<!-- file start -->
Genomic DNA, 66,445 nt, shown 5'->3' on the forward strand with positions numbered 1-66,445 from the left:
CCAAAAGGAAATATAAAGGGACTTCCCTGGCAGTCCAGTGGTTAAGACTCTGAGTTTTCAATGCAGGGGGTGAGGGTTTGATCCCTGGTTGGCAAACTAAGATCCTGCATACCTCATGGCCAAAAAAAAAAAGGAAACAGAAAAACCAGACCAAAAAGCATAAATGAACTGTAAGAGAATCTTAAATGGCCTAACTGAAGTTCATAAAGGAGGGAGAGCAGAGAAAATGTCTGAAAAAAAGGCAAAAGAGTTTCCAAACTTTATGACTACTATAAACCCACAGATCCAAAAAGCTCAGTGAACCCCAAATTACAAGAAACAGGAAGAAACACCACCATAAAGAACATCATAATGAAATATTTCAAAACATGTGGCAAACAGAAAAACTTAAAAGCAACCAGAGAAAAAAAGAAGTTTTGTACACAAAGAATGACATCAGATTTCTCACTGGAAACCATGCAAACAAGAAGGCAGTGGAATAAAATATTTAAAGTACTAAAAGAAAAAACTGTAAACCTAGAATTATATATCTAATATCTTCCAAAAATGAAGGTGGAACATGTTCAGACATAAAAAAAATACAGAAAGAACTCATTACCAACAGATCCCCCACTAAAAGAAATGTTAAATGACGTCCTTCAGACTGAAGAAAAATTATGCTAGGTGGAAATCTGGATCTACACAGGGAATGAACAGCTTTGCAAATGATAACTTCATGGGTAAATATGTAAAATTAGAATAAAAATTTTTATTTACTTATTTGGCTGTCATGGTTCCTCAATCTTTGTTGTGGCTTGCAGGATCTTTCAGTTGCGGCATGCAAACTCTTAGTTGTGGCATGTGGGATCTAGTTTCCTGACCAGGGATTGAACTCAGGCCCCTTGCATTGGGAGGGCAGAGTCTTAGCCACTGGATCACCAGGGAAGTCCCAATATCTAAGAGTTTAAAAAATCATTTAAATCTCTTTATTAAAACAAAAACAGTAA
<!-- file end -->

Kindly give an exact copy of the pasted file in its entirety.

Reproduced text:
Genomic DNA, 66,445 nt, shown 5'->3' on the forward strand with positions numbered 1-66,445 from the left:
CCAAAAGGAAATATAAAGGGACTTCCCTGGCAGTCCAGTGGTTAAGACTCTGAGTTTTCAATGCAGGGGGTGAGGGTTTGATCCCTGGTTGGCAAACTAAGATCCTGCATACCTCATGGCCAAAAAAAAAAAGGAAACAGAAAAACCAGACCAAAAAGCATAAATGAACTGTAAGAGAATCTTAAATGGCCTAACTGAAGTTCATAAAGGAGGGAGAGCAGAGAAAATGTCTGAAAAAAAGGCAAAAGAGTTTCCAAACTTTATGACTACTATAAACCCACAGATCCAAAAAGCTCAGTGAACCCCAAATTACAAGAAACAGGAAGAAACACCACCATAAAGAACATCATAATGAAATATTTCAAAACATGTGGCAAACAGAAAAACTTAAAAGCAACCAGAGAAAAAAAGAAGTTTTGTACACAAAGAATGACATCAGATTTCTCACTGGAAACCATGCAAACAAGAAGGCAGTGGAATAAAATATTTAAAGTACTAAAAGAAAAAACTGTAAACCTAGAATTATATATCTAATATCTTCCAAAAATGAAGGTGGAACATGTTCAGACATAAAAAAAATACAGAAAGAACTCATTACCAACAGATCCCCCACTAAAAGAAATGTTAAATGACGTCCTTCAGACTGAAGAAAAATTATGCTAGGTGGAAATCTGGATCTACACAGGGAATGAACAGCTTTGCAAATGATAACTTCATGGGTAAATATGTAAAATTAGAATAAAAATTTTTATTTACTTATTTGGCTGTCATGGTTCCTCAATCTTTGTTGTGGCTTGCAGGATCTTTCAGTTGCGGCATGCAAACTCTTAGTTGTGGCATGTGGGATCTAGTTTCCTGACCAGGGATTGAACTCAGGCCCCTTGCATTGGGAGGGCAGAGTCTTAGCCACTGGATCACCAGGGAAGTCCCAATATCTAAGAGTTTAAAAAATCATTTAAATCTCTTTATTAAAACAAAAACAGTAA